Old Woman meteorite

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Old Woman meteorite
Old Woman Meteorite.JPG
Old Woman Meteorite.
Group IIAB
Country United States
Region Old Woman Mountains, California
Observed fall No
Found date 1975
Commons page Related media on Wikimedia Commons

The Old Woman Meteorite is the largest meteorite found in California and the second largest in the United States. It was discovered in the Old Woman Mountains in southern California in late 1975.[1] It is 38 inches (970 mm) long, 34 inches (860 mm) high, and 30 inches (760 mm) wide. The meteorite is mostly composed of iron, but also contains nickel (about 6%), as well as small amounts of chromium, cobalt, phosphorus, and sulfur.

It was put on display in the Smithsonian Institution from 1978 to 1980, and now resides in the Desert Discovery Center in Barstow, California. It originally weighed 6,070 pounds (2,750 kg), but has since had a 942 pounds (427 kg) slice removed for scientific study.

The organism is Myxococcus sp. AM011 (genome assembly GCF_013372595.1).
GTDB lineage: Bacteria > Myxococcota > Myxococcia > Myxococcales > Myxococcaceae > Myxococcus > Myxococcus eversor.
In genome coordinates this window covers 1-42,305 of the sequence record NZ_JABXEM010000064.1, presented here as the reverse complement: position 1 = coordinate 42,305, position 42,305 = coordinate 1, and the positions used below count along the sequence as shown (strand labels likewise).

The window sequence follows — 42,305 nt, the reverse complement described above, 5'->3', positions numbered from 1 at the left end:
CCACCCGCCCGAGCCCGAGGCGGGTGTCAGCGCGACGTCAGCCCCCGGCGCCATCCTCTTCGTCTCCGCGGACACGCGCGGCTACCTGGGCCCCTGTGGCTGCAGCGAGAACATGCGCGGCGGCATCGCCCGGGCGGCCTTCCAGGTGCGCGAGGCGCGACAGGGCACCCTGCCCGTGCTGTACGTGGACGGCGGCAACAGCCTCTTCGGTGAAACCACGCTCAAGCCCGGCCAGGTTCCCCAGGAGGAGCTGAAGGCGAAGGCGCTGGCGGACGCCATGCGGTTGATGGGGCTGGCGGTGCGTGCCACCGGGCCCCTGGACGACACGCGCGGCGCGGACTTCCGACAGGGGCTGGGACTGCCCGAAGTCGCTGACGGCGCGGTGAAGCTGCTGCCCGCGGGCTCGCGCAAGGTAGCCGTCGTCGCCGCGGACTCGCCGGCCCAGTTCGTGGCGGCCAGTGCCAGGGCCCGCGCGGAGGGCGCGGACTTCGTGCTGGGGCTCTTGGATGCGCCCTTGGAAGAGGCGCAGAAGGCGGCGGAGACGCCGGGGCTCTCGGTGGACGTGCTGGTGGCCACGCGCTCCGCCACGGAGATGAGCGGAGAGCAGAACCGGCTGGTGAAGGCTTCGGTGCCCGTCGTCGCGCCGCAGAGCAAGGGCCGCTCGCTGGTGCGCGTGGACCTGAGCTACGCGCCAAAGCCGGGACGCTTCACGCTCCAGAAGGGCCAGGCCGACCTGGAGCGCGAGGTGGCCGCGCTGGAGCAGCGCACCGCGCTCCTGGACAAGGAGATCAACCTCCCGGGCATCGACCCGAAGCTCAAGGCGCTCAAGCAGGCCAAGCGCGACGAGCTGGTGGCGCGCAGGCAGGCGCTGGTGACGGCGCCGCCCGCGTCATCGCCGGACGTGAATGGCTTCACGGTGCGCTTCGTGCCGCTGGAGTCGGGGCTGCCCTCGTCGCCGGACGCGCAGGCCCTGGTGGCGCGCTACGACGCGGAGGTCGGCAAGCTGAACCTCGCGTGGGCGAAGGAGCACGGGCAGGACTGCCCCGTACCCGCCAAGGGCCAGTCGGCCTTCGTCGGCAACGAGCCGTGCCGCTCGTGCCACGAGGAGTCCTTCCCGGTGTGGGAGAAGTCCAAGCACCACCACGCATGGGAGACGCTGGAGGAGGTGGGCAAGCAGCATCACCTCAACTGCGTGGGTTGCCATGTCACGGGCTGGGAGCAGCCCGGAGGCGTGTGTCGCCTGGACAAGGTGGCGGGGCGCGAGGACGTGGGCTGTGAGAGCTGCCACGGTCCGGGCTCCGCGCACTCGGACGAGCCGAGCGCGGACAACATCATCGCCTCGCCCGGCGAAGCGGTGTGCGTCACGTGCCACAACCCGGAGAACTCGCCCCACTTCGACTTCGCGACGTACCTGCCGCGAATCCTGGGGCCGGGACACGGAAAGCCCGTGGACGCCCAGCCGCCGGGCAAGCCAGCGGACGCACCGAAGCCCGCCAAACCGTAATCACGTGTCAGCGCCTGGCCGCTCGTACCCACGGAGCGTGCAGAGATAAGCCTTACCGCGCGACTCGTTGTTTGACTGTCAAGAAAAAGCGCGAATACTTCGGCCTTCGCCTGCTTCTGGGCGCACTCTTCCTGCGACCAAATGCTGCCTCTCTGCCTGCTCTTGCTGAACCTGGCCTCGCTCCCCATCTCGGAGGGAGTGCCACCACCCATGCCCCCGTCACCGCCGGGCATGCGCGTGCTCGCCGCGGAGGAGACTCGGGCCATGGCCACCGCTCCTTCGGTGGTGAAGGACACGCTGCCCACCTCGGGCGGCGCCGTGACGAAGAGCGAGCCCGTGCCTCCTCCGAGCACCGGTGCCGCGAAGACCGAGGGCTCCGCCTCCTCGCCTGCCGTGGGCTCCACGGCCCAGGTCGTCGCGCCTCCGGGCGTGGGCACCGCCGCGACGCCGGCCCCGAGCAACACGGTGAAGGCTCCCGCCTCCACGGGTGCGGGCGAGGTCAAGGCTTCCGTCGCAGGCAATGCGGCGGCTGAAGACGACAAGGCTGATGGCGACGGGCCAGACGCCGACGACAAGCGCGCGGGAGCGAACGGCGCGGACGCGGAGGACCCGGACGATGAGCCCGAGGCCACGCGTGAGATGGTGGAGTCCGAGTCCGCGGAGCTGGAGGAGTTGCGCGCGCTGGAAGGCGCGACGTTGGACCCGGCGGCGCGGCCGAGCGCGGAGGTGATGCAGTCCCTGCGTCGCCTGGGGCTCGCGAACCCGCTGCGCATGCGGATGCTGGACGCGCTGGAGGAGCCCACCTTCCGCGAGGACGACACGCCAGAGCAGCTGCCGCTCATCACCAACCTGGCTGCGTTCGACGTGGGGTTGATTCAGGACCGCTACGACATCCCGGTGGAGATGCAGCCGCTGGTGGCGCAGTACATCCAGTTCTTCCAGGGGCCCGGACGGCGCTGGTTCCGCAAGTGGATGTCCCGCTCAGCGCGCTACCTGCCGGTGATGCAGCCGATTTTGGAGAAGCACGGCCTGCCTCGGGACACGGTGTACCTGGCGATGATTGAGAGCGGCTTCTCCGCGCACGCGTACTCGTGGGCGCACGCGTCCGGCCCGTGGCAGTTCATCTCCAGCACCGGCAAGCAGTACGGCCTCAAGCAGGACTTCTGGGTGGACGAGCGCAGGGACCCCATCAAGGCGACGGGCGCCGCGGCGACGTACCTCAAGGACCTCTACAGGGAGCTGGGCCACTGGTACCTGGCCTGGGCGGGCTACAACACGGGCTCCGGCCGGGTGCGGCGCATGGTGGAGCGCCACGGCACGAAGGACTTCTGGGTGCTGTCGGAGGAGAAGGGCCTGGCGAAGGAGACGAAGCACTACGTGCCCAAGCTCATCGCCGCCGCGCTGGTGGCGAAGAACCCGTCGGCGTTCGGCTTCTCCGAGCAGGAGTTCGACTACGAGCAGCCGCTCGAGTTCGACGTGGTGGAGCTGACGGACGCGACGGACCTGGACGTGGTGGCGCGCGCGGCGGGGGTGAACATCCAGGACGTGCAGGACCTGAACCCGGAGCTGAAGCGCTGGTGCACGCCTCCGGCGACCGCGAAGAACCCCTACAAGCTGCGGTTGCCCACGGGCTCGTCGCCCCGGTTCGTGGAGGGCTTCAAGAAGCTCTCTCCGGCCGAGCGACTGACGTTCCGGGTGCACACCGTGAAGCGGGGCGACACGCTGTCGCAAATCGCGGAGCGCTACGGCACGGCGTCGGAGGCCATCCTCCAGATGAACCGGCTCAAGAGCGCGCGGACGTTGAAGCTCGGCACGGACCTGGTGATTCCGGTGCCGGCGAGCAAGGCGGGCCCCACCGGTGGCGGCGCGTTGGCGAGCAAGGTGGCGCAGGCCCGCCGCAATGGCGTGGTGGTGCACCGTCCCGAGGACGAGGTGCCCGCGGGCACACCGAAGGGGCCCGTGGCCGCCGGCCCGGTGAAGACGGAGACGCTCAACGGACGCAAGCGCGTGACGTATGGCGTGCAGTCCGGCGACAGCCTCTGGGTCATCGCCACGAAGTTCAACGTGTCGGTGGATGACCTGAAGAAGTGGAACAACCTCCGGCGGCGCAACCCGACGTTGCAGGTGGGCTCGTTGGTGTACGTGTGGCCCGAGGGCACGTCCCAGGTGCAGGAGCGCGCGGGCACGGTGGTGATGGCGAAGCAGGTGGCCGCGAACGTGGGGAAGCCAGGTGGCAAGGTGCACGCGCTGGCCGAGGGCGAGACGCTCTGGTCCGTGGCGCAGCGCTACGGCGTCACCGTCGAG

The iron meteorite was discovered by two prospectors who, along with a third partner, filed a placer claim on the area where the meteorite was found. The Smithsonian Institution disputed their claim of ownership of the meteorite, so the claim-stakers filed a lawsuit. The Smithsonian went forward with moving the meteorite off of the mountain with the help of the United States Marine Corps (using a helicopter and cargo net), and it was taken to a Bureau of Land Management (BLM) facility for storage during the lengthy court proceedings. After the courts ruled in favor of the U.S. Government, the Secretary of the Interior decreed that, although the Smithsonian was the legally designated curator of the public’s meteorite, it would be placed on long-term loan and displayed in California.[2]

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References[edit]

  1. ^ "Old Woman Meteorite". Barstow Field Office. Bureau of Land Management. 2007-04-27. Retrieved 2009-01-02. 
  2. ^ Plotkin, Howard; Clarke, Roy S; McCoy, Timothy J; Corrigan, Catherine M (2012). "The Old Woman, California, IIAB iron meteorite". Meteoritics & Planetary Science. 47 (5): 929–946. doi:10.1111/j.1945-5100.2012.01348.x. Retrieved 2017-01-17. 

External links[edit]

Coordinates: 34°34′50.33″N 115°13′39.1″W / 34.5806472°N 115.227528°W / 34.5806472; -115.227528